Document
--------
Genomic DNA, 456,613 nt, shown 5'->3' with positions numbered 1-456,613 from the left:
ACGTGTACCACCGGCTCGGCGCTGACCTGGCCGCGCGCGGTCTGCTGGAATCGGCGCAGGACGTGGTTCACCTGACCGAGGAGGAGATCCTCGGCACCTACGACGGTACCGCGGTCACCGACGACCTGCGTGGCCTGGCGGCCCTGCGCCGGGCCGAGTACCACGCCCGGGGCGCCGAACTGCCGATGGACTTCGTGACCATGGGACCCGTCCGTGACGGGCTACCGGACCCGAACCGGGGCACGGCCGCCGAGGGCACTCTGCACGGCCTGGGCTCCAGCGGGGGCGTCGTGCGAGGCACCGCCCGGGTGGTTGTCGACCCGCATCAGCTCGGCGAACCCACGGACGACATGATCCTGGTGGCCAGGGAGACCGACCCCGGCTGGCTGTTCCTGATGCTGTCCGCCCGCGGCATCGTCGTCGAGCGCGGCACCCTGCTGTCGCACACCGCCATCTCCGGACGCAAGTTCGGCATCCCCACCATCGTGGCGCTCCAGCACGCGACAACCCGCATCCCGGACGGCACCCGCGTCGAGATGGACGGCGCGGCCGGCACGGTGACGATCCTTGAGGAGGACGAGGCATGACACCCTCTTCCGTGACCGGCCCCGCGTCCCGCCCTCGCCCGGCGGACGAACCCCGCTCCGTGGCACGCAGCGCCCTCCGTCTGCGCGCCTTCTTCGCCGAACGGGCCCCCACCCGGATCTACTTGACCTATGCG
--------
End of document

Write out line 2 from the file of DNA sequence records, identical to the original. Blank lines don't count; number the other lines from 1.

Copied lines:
ACGTGTACCACCGGCTCGGCGCTGACCTGGCCGCGCGCGGTCTGCTGGAATCGGCGCAGGACGTGGTTCACCTGACCGAGGAGGAGATCCTCGGCACCTACGACGGTACCGCGGTCACCGACGACCTGCGTGGCCTGGCGGCCCTGCGCCGGGCCGAGTACCACGCCCGGGGCGCCGAACTGCCGATGGACTTCGTGACCATGGGACCCGTCCGTGACGGGCTACCGGACCCGAACCGGGGCACGGCCGCCGAGGGCACTCTGCACGGCCTGGGCTCCAGCGGGGGCGTCGTGCGAGGCACCGCCCGGGTGGTTGTCGACCCGCATCAGCTCGGCGAACCCACGGACGACATGATCCTGGTGGCCAGGGAGACCGACCCCGGCTGGCTGTTCCTGATGCTGTCCGCCCGCGGCATCGTCGTCGAGCGCGGCACCCTGCTGTCGCACACCGCCATCTCCGGACGCAAGTTCGGCATCCCCACCATCGTGGCGCTCCAGCACGCGACAACCCGCATCCCGGACGGCACCCGCGTCGAGATGGACGGCGCGGCCGGCACGGTGACGATCCTTGAGGAGGACGAGGCATGACACCCTCTTCCGTGACCGGCCCCGCGTCCCGCCCTCGCCCGGCGGACGAACCCCGCTCCGTGGCACGCAGCGCCCTCCGTCTGCGCGCCTTCTTCGCCGAACGGGCCCCCACCCGGATCTACTTGACCTATGCG